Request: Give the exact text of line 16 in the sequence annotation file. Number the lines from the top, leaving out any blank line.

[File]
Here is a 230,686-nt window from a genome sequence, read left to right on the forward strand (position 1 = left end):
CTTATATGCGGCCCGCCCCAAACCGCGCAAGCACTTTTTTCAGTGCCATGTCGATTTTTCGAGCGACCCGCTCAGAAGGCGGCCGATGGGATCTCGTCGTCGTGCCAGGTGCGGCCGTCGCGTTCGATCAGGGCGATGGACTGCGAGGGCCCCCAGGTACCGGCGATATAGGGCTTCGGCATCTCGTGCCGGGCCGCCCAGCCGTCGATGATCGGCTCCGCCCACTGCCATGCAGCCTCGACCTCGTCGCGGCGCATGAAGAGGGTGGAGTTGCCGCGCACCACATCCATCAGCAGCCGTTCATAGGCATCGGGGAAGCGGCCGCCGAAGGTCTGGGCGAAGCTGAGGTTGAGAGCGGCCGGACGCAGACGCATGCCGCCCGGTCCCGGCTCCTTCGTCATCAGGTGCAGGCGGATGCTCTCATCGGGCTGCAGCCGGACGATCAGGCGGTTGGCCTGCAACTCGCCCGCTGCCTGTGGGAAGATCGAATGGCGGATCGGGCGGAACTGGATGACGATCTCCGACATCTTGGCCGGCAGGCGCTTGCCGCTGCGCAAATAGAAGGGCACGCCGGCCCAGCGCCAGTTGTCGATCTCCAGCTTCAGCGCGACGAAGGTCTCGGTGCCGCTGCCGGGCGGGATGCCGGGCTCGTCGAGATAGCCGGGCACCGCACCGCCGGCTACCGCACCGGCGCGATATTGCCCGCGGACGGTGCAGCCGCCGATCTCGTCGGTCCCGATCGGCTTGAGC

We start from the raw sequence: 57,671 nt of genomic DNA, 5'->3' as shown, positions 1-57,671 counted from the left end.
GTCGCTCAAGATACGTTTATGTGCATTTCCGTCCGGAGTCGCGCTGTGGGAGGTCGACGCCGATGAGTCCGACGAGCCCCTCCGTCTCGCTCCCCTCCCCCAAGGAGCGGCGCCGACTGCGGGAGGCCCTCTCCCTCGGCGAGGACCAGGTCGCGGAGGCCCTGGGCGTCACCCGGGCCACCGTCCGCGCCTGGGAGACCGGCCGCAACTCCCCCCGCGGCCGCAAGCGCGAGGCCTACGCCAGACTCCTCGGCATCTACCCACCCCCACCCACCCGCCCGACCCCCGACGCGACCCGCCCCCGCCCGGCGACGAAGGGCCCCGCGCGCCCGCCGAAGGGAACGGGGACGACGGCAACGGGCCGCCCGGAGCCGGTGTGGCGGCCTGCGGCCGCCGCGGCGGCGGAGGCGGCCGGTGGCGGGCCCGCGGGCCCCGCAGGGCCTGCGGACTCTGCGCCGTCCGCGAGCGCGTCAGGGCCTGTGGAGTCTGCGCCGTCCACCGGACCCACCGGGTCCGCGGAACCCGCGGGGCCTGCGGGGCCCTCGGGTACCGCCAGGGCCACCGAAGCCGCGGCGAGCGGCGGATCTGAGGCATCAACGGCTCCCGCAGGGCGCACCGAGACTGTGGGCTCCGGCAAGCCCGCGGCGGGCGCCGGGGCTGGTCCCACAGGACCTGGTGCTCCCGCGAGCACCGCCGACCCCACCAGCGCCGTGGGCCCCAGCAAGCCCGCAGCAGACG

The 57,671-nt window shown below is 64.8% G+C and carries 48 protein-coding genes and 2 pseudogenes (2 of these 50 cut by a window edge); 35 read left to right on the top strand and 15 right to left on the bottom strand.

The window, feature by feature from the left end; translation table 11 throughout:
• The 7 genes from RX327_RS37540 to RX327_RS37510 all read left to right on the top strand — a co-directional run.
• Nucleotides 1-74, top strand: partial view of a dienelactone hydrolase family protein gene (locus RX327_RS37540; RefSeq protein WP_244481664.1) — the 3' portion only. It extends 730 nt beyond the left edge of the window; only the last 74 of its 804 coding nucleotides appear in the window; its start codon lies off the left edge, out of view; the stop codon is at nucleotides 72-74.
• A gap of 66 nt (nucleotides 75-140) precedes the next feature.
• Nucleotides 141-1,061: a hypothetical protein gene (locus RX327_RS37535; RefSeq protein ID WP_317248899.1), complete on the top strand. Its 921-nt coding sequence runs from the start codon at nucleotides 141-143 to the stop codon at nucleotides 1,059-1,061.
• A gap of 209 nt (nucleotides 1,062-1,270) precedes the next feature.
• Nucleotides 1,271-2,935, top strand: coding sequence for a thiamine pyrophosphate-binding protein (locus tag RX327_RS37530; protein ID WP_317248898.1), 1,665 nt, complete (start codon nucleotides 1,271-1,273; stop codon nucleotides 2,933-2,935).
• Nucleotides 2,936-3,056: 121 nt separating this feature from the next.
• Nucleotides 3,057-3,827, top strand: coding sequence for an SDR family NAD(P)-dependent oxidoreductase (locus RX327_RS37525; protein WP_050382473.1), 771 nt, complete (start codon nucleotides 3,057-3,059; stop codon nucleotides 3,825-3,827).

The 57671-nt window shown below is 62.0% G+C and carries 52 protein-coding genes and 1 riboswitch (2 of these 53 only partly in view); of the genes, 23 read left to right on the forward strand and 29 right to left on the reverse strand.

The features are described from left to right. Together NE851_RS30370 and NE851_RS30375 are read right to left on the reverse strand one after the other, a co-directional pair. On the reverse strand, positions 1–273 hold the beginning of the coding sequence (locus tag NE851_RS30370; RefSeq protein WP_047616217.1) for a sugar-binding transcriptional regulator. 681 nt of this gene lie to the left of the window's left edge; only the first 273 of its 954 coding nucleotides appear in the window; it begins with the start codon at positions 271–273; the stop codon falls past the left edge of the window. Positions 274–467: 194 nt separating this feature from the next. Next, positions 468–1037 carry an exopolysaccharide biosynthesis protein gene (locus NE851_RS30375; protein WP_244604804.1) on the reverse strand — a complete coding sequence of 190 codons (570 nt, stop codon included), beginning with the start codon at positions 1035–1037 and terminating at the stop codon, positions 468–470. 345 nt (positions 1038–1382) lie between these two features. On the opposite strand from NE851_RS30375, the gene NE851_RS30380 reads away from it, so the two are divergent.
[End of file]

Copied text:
The features are described from left to right. Together NE851_RS30370 and NE851_RS30375 are read right to left on the reverse strand one after the other, a co-directional pair. On the reverse strand, positions 1–273 hold the beginning of the coding sequence (locus tag NE851_RS30370; RefSeq protein WP_047616217.1) for a sugar-binding transcriptional regulator. 681 nt of this gene lie to the left of the window's left edge; only the first 273 of its 954 coding nucleotides appear in the window; it begins with the start codon at positions 271–273; the stop codon falls past the left edge of the window. Positions 274–467: 194 nt separating this feature from the next. Next, positions 468–1037 carry an exopolysaccharide biosynthesis protein gene (locus NE851_RS30375; protein WP_244604804.1) on the reverse strand — a complete coding sequence of 190 codons (570 nt, stop codon included), beginning with the start codon at positions 1035–1037 and terminating at the stop codon, positions 468–470. 345 nt (positions 1038–1382) lie between these two features. On the opposite strand from NE851_RS30375, the gene NE851_RS30380 reads away from it, so the two are divergent.